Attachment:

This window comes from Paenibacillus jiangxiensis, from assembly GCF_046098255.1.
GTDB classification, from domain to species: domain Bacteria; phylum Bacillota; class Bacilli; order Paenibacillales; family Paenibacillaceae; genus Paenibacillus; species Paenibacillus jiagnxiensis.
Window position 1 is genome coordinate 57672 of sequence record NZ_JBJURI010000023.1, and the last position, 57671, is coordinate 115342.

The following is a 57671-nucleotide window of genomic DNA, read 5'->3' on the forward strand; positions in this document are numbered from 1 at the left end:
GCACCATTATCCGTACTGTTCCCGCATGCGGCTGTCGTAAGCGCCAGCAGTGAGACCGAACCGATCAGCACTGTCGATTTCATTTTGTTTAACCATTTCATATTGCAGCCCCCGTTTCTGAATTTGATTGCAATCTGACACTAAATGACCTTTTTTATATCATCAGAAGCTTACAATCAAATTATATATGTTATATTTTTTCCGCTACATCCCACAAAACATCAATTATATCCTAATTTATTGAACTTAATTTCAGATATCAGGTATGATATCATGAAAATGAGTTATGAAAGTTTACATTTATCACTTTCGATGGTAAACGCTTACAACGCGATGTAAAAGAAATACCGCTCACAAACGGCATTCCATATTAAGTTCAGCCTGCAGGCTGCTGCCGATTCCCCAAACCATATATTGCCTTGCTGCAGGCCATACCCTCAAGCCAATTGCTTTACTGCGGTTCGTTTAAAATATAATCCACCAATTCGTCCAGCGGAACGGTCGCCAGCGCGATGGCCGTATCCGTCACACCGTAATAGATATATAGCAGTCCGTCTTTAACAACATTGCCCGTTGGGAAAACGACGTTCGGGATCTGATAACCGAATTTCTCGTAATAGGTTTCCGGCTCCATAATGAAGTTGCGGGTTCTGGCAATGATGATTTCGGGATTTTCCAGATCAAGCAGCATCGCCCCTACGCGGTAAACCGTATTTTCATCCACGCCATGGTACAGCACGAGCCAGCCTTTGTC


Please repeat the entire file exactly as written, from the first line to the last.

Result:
This window comes from Paenibacillus jiangxiensis, from assembly GCF_046098255.1.
GTDB classification, from domain to species: domain Bacteria; phylum Bacillota; class Bacilli; order Paenibacillales; family Paenibacillaceae; genus Paenibacillus; species Paenibacillus jiagnxiensis.
Window position 1 is genome coordinate 57672 of sequence record NZ_JBJURI010000023.1, and the last position, 57671, is coordinate 115342.

The following is a 57671-nucleotide window of genomic DNA, read 5'->3' on the forward strand; positions in this document are numbered from 1 at the left end:
GCACCATTATCCGTACTGTTCCCGCATGCGGCTGTCGTAAGCGCCAGCAGTGAGACCGAACCGATCAGCACTGTCGATTTCATTTTGTTTAACCATTTCATATTGCAGCCCCCGTTTCTGAATTTGATTGCAATCTGACACTAAATGACCTTTTTTATATCATCAGAAGCTTACAATCAAATTATATATGTTATATTTTTTCCGCTACATCCCACAAAACATCAATTATATCCTAATTTATTGAACTTAATTTCAGATATCAGGTATGATATCATGAAAATGAGTTATGAAAGTTTACATTTATCACTTTCGATGGTAAACGCTTACAACGCGATGTAAAAGAAATACCGCTCACAAACGGCATTCCATATTAAGTTCAGCCTGCAGGCTGCTGCCGATTCCCCAAACCATATATTGCCTTGCTGCAGGCCATACCCTCAAGCCAATTGCTTTACTGCGGTTCGTTTAAAATATAATCCACCAATTCGTCCAGCGGAACGGTCGCCAGCGCGATGGCCGTATCCGTCACACCGTAATAGATATATAGCAGTCCGTCTTTAACAACATTGCCCGTTGGGAAAACGACGTTCGGGATCTGATAACCGAATTTCTCGTAATAGGTTTCCGGCTCCATAATGAAGTTGCGGGTTCTGGCAATGATGATTTCGGGATTTTCCAGATCAAGCAGCATCGCCCCTACGCGGTAAACCGTATTTTCATCCACGCCATGGTACAGCACGAGCCAGCCTTTGTC